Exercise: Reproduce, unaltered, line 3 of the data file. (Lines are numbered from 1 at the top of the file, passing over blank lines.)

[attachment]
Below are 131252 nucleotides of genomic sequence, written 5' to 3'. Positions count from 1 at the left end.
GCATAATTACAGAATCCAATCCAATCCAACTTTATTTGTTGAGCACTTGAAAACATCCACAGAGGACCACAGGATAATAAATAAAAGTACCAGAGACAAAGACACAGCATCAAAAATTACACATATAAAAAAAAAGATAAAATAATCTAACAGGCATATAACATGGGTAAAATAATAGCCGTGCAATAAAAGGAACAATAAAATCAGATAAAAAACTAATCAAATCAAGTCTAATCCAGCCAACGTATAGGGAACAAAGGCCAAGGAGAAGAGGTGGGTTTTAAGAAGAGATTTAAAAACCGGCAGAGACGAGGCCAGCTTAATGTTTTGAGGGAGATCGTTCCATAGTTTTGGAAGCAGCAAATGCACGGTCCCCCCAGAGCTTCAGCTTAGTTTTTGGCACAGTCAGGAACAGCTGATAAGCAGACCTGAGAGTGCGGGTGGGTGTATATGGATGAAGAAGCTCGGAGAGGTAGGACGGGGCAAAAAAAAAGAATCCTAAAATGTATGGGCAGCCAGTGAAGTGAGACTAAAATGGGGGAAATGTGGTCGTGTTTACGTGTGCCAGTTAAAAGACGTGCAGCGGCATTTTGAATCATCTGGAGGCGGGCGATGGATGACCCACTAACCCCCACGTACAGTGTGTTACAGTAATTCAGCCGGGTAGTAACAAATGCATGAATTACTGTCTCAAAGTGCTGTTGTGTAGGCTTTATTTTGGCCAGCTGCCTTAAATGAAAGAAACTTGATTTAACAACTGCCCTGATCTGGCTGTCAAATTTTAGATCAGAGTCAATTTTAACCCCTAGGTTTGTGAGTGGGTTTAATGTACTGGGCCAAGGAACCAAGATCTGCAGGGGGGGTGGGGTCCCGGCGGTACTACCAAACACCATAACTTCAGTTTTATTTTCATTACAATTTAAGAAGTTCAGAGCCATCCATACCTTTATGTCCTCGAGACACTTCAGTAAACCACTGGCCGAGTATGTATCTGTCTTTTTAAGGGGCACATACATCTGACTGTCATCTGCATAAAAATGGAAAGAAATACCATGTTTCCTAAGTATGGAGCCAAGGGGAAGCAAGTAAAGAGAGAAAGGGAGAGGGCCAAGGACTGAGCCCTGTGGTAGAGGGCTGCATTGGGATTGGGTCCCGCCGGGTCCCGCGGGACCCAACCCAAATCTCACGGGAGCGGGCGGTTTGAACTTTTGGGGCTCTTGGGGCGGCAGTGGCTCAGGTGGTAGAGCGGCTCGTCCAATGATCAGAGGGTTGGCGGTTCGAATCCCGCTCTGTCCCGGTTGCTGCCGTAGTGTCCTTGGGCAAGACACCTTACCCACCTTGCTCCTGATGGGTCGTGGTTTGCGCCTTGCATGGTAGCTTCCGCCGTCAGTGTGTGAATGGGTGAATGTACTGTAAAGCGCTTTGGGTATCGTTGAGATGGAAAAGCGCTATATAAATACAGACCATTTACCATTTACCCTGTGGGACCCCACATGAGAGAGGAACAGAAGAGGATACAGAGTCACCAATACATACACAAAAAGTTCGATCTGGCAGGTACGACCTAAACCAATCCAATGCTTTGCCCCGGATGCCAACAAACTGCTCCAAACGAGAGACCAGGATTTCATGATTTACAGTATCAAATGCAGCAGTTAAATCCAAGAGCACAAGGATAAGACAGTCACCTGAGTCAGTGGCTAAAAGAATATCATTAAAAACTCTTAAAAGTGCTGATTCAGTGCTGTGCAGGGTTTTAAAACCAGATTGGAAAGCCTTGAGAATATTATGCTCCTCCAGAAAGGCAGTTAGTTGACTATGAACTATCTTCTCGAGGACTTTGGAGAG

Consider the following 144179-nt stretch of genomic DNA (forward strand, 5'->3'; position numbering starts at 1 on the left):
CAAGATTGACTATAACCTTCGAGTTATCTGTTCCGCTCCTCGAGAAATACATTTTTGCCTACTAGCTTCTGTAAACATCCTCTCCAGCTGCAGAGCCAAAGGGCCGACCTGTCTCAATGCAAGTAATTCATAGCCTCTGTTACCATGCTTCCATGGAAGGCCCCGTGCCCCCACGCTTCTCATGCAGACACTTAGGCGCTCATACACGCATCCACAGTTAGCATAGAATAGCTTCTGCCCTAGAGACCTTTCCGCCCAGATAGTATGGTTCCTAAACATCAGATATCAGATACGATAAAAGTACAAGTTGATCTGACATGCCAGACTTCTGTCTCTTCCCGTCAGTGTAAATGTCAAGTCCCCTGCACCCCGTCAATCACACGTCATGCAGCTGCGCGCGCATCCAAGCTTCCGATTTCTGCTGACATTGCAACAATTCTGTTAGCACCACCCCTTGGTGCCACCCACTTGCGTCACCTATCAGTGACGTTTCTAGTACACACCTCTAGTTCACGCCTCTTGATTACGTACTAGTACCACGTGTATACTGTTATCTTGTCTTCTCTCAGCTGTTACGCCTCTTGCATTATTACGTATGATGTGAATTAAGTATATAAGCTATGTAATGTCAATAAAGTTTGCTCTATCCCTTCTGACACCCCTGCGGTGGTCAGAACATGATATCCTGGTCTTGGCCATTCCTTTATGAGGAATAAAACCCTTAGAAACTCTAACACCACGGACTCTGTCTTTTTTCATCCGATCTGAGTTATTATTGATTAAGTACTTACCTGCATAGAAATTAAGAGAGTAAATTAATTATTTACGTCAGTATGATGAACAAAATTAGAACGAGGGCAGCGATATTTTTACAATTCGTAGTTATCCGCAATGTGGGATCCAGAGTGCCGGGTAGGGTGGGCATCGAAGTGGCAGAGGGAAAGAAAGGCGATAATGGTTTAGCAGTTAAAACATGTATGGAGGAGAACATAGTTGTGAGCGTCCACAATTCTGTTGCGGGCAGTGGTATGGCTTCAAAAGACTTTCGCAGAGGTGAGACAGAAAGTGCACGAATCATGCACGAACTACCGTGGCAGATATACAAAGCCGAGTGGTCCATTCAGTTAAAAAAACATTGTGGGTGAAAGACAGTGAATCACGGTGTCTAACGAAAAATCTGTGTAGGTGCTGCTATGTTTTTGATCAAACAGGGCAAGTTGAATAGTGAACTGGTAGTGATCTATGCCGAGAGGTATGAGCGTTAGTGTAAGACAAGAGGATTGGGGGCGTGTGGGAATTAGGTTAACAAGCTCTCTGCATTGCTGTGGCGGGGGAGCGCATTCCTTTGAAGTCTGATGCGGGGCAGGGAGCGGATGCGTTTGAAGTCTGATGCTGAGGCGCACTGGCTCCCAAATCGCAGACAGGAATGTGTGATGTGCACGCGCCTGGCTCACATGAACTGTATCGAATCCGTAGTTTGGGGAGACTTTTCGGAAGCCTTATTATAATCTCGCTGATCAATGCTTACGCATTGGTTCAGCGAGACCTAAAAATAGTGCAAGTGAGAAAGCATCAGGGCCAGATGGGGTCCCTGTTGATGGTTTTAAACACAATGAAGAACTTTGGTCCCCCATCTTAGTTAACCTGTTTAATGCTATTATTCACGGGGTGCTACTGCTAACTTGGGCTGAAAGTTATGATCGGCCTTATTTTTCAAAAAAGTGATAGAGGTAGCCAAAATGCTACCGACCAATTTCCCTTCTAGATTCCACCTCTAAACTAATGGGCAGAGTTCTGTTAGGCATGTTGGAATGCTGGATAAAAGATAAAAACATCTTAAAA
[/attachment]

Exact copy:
Consider the following 144179-nt stretch of genomic DNA (forward strand, 5'->3'; position numbering starts at 1 on the left):